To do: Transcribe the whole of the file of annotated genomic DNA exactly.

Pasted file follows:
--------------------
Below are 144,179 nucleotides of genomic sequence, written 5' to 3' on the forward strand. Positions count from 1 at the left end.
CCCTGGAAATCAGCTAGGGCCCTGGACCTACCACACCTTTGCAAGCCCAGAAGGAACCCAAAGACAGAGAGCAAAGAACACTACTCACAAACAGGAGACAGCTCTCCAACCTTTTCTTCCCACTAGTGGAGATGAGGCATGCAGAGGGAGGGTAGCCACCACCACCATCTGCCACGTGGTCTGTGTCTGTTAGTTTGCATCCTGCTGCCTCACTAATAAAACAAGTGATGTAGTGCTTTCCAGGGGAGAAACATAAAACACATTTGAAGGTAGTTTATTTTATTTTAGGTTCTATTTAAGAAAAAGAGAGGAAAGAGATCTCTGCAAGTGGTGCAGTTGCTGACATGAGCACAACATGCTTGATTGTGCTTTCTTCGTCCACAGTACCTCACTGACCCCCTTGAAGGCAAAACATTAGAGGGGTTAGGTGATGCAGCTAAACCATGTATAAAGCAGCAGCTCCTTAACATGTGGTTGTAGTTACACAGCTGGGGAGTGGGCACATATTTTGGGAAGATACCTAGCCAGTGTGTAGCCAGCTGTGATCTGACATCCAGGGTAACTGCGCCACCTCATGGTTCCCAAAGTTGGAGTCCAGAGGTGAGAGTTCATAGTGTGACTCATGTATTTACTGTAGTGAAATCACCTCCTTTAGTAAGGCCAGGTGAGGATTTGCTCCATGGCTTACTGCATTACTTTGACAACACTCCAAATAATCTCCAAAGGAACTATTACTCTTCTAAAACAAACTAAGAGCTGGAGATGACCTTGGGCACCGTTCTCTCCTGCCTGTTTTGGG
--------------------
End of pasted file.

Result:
Below are 144,179 nucleotides of genomic sequence, written 5' to 3' on the forward strand. Positions count from 1 at the left end.
CCCTGGAAATCAGCTAGGGCCCTGGACCTACCACACCTTTGCAAGCCCAGAAGGAACCCAAAGACAGAGAGCAAAGAACACTACTCACAAACAGGAGACAGCTCTCCAACCTTTTCTTCCCACTAGTGGAGATGAGGCATGCAGAGGGAGGGTAGCCACCACCACCATCTGCCACGTGGTCTGTGTCTGTTAGTTTGCATCCTGCTGCCTCACTAATAAAACAAGTGATGTAGTGCTTTCCAGGGGAGAAACATAAAACACATTTGAAGGTAGTTTATTTTATTTTAGGTTCTATTTAAGAAAAAGAGAGGAAAGAGATCTCTGCAAGTGGTGCAGTTGCTGACATGAGCACAACATGCTTGATTGTGCTTTCTTCGTCCACAGTACCTCACTGACCCCCTTGAAGGCAAAACATTAGAGGGGTTAGGTGATGCAGCTAAACCATGTATAAAGCAGCAGCTCCTTAACATGTGGTTGTAGTTACACAGCTGGGGAGTGGGCACATATTTTGGGAAGATACCTAGCCAGTGTGTAGCCAGCTGTGATCTGACATCCAGGGTAACTGCGCCACCTCATGGTTCCCAAAGTTGGAGTCCAGAGGTGAGAGTTCATAGTGTGACTCATGTATTTACTGTAGTGAAATCACCTCCTTTAGTAAGGCCAGGTGAGGATTTGCTCCATGGCTTACTGCATTACTTTGACAACACTCCAAATAATCTCCAAAGGAACTATTACTCTTCTAAAACAAACTAAGAGCTGGAGATGACCTTGGGCACCGTTCTCTCCTGCCTGTTTTGGG